Where is Hillary Clinton?

More than any question that was actually posed to the Democratic candidates, that's what viewers were wondering mid-debate Saturday when ABC returned from a commercial break with only two of the three participants onstage. Missing was the former secretary of state, who strolled in moments after the action resumed, repositioned her microphone and said a brief, "Sorry."

This was highly unusual. As some pointed out, debate agreements often include a clause that prohibits broadcasters from showing empty podiums should candidates be late in returning to the stage, though there was reportedly no such a provision for this debate, per the Los Angeles Times.

Clinton's momentary absenteeism also sparked a round of Clint Eastwood jokes. Remember that strange speech/soliloquy during the 2012 Republican National Convention, in which Eastwood carried on an imaginary conversation with President Obama, represented by an empty chair?

Perhaps we'll find out after the debate what caused Clinton's delay. But expect ABC to have some explaining to do, too. The network surely could have figured out a way to stall and not draw attention to Clinton's tardiness. It's likely Clinton HQ isn't terribly happy with what just happened.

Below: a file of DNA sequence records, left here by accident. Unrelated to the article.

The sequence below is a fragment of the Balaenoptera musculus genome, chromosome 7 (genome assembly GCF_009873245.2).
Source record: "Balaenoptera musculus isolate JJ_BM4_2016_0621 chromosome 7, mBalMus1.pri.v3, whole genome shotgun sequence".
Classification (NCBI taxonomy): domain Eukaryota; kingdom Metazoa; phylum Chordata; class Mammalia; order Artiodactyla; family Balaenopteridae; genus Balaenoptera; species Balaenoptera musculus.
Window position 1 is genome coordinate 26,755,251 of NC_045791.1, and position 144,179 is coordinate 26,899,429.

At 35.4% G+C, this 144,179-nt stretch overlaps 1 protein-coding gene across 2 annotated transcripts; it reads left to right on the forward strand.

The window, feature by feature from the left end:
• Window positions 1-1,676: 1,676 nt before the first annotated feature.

This shouldn't be a huge deal, but the imagery of a vacant lectern makes an easy target for opponents, which is why candidates often demand that networks not show one. Just a couple weeks ago, critics of President Obama had some fun with the empty desk that appeared behind him in the Oval Office during a primetime address.

Expect Clinton haters to make similar cracks after Saturday's debate. The empty podium might even show up in Republican candidates' stump speeches or commercials. Donald Trump loves to mock Clinton for her supposed lack of "stamina"; is it much of a stretch to think he'll go the Flomax route on this one?

The potential -- nay, the likelihood -- of facilitating attacks is why ABC should have gone out of its way to fill time and cover for Clinton. She should have known the length of the commercial break, and she should have been back on time. That's on her. And it's understandable that ABC would want to keep things moving and enforce the agreed-upon time parameters.

But it's just not worth the griping that is sure to follow. Clinton and her supporters will almost certainly blame ABC for whatever grief she gets, which unnecessarily puts the network in a defensive position after running an otherwise pretty smooth debate.

We saw ABC linger on George Stephanopoulos and the analysis team coming out of other breaks. It could have done the same when Clinton was a no-show.